In famine, flood or other disaster,
Illinois scientists recommend
soy food bar
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URBANA -- War
refugees, hurricane victims and famine survivors need access to an
inexpensive, excellent protein source in a form that can be easily
air-dropped and will be acceptable to all cultural and religious
University of Illinois food
scientists Keith Cadwallader and Barbara Klein believe their
formulation for an emergency relief bar, which contains 100 percent
soy as its protein source, fills the bill very nicely.
"Soy is ideal for this product
because it's essentially a perfect protein," said Cadwallader, who
is co-director of the Illinois Center for Soy Foods.
"You can get a high
concentration of soy protein into a small amount of food, and that's
important in an emergency situation," added Sharon Covert, a Bureau
County farmer who chairs the Illinois Soybean Checkoff Board.
Until now, U.S. relief agencies
have imported emergency food bars from Great Britain, and those bars
contained other protein sources.
The Illinois scientists
formulated their bar to meet the specifications of the National
Academy of Science's Institute of Medicine. Klein was familiar with
those specifications because she served on the committee that
The bars had to be a complete
nutrition source for up to two weeks for people of any age and size,
be able to weather adverse conditions, and score slightly above
average in taste tests. They can be crumbled and mixed in porridge
They also had to be culturally
neutral in flavor, composition and even color. "We couldn't use
ingredients that would offend certain religious sects, no milk or
animal products of any sort. And we aimed for an almond-like color
that we believed would be accepted everywhere," Cadwallader said.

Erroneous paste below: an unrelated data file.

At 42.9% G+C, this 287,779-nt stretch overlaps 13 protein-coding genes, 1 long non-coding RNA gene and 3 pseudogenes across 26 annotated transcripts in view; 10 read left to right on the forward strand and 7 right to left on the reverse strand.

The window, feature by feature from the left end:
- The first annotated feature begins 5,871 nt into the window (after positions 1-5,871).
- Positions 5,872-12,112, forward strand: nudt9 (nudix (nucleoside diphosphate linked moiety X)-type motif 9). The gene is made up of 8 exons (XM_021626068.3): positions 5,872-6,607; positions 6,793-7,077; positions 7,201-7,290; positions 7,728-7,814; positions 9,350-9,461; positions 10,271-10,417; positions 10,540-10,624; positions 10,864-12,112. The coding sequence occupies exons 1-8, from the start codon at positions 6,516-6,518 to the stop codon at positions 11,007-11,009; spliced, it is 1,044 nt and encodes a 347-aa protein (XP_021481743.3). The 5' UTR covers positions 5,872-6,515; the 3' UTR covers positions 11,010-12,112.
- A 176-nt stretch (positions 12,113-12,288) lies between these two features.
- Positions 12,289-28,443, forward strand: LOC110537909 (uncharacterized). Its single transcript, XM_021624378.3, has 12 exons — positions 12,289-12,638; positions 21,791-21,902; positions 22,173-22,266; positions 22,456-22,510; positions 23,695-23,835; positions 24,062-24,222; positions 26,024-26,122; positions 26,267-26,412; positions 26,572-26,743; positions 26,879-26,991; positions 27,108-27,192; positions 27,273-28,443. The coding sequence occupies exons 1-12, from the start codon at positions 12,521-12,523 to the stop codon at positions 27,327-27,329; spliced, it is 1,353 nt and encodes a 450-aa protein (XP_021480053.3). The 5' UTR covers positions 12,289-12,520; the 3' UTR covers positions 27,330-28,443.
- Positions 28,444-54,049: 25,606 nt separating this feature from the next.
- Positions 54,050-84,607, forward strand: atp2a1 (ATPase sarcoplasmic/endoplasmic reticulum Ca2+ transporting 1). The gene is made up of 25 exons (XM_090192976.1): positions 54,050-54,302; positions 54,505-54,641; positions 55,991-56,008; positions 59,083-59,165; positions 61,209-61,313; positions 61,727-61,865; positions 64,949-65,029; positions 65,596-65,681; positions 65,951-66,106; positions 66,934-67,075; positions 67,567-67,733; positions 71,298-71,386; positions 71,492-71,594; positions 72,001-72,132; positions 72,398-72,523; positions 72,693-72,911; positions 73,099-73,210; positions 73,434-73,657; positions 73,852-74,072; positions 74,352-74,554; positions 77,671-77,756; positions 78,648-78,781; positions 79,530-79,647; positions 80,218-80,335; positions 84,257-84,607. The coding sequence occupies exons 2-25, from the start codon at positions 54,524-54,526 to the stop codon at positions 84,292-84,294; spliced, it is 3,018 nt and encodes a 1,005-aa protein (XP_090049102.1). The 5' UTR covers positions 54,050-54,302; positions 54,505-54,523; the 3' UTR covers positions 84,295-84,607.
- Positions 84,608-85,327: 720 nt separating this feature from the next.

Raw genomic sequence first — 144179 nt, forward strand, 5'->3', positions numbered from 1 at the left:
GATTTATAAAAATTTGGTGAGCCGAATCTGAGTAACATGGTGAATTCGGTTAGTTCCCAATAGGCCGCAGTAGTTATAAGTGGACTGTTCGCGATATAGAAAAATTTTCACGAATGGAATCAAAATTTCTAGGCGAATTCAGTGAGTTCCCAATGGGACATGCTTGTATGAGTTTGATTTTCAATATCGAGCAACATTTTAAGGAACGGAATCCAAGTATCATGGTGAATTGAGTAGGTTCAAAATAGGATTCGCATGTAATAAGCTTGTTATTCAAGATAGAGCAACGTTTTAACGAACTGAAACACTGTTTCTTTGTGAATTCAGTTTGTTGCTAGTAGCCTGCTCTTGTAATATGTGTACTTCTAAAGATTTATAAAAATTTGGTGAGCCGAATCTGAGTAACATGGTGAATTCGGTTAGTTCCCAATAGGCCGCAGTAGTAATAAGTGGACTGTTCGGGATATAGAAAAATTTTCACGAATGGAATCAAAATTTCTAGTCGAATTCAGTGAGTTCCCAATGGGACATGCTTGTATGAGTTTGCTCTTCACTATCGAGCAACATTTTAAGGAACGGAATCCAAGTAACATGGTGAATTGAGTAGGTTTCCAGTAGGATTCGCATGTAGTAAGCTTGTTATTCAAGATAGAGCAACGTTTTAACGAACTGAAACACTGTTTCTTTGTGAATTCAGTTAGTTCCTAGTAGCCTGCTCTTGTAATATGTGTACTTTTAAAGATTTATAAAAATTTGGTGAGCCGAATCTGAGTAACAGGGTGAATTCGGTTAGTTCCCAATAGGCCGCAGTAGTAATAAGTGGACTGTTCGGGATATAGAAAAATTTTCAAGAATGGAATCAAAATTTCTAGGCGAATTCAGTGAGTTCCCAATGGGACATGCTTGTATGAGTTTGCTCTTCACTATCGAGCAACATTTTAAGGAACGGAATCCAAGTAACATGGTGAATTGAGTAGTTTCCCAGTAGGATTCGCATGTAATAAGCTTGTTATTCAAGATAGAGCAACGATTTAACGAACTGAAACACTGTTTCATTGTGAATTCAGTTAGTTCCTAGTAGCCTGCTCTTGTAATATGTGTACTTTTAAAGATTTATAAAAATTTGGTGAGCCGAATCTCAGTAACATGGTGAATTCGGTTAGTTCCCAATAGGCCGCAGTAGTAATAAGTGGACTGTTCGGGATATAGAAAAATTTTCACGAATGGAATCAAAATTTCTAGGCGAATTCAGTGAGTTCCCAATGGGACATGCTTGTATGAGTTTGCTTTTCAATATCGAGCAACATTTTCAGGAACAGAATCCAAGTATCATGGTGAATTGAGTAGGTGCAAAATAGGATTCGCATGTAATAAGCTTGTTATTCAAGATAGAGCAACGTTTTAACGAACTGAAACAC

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Klein and Cadwallader benefited
from the experience of graduate student Laura Brisske, who
successfully procured donations of almost all the ingredients,
including a custom-blended vitamin and mineral mix. She also
researched the production of nutrition bars, asking for advice from
a company that makes them.
The result was an emergency
relief product that performed at least as well in taste tests as the
best-liked commercially available power bar, Cadwallader said.
Cadwallader hopes the bar they
developed will influence food companies to use more soy in their
power bars. Soy proteins now compete with milk proteins as a
power-bar ingredient. "Soy is a good alternative to dairy proteins
because many people are allergic to milk products," he said.
"The relief bar is essentially
a power bar. Hopefully, some food companies will start looking at
using soy in a somewhat different way, to make some good-tasting
protein bars," Klein said.
The two scientists also expect
other developers of prototypes, including the U.S. Army's ration
development center, to review their study and be impressed by soy's
Funding for the bar's
development was provided by the state of Illinois through the
Illinois Council on Food and Agricultural Research and by the
Illinois Soybean Checkoff Board.
[University of Illinois news release]